I wanted to take a few moments to throw out a quick reminder for each of us, at Sovereign Grace Church in Bellbrook, as we continue to engage people following the election.

Whether you're engaging via the posting of Facebook articles, Facebook memes, tweets, online discussion forums (or commenting on other's Facebook posts), or conversation with neighbors, co-workers, and family I'm praying that each of us will walk in Christ-like humility and with a significant amount of grace towards ALL people. I urge you to be slow to speak right now, and take time to listen to, learn from and pray and care for others. Remember, fellow citizens of another country,...

"...our political/cultural engagement must be primarily about proclaiming the hope found in the gospel of Jesus Christ to a nation whose primary problem isn’t a political one, but one of pervasive sin. May we not inadvertently direct people away from our only hope in Christ by finding our own hope to be misplaced in the politics of our land.

Here is an excerpt from my sermon on 11/6/2016

“Keep your conduct among the Gentiles honorable, so that when they speak against you as evildoers, they may see your good deeds and glorify God on the day of visitation.” (1 Peter 2:12 ESV)

This is simply a call for Christians to not only live a more moral life than those who have not entrusted their lives to Jesus but is a general exhortation for Christians to be good citizens as far as possible and to walk in humility with all. And I think that is true even in the face of significant opposition, either real or potential. In the midst of our political engagement, be it debates we encounter, our voting, or discussion face to face or on any form of media (including post-election chatter) that we would treat others honorably – always considering the other person more important than ourselves as Paul speaks of in Philippians 2.

Our political engagement should always be honorable and respectful and kind – the kind of lifestyle that reflects Christ, the king of the kingdom we are now citizens of because of the gospel of grace. In essence, that the character of our King Jesus would be reflected in us as we walk in humility and patience and contentment and hope in the midst of what seems to everyone else to be the most pivotal election in modern history. Our political engagement should be one marked by humility as we encounter those who have a different opinion than us.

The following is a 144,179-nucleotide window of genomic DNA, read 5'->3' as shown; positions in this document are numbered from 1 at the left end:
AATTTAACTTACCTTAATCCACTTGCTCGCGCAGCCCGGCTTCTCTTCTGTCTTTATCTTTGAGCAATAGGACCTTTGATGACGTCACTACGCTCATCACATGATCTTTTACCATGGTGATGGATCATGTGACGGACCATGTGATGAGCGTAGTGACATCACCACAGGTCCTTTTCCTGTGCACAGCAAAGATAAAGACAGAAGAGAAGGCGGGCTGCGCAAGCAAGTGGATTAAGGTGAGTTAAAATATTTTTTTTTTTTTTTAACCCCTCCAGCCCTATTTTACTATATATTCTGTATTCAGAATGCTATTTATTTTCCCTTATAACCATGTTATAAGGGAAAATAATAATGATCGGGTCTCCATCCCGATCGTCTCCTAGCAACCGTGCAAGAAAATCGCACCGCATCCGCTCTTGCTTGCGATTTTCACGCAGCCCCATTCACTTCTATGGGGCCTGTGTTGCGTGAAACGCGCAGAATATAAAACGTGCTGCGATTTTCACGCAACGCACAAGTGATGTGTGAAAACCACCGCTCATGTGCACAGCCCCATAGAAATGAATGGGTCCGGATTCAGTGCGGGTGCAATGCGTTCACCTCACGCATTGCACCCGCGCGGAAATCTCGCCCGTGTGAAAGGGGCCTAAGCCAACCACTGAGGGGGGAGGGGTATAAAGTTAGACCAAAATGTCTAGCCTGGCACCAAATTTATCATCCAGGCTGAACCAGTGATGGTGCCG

The gospel teaches us that our biggest problem doesn’t lie in the person that disagrees with us, or political candidates or parties that don’t give God’s word and ways the time of day. No, the gospel tells us that our biggest problem is ourselves and that our Sovereign King, in his mercy and grace, poured himself out for me in my place. And as those who have received such mercy and grace, as the enemies of God, our call is, as Philippians 2 speaks of,

“Have this mind among yourselves, which is yours in Christ Jesus, who, though he was in the form of God, did not count equality with God a thing to be grasped, but emptied himself, by taking the form of a servant, being born in the likeness of men. And being found in human form, he humbled himself by becoming obedient to the point of death, even death on a cross.” (Philippians 2:5–8 ESV)

Our call as Christians who are informed by the gospel of grace, is to walk in humble sacrifice, entrusting ourselves (and others) to our good and sovereign King, and while fully engaging with the political process we have, we walk circumspectly and with kind, others-centered, gospel-compelled humility.

Praying that we will reflect, to a lost and confused world, the hope we have in Christ, in these days especially. May our actions and words be those of kindness and self-sacrifice, as well as an ever increasing inclination to listen to understand and empathize. Keep your conduct honorable...

With affection and prayer,

Pastor Steve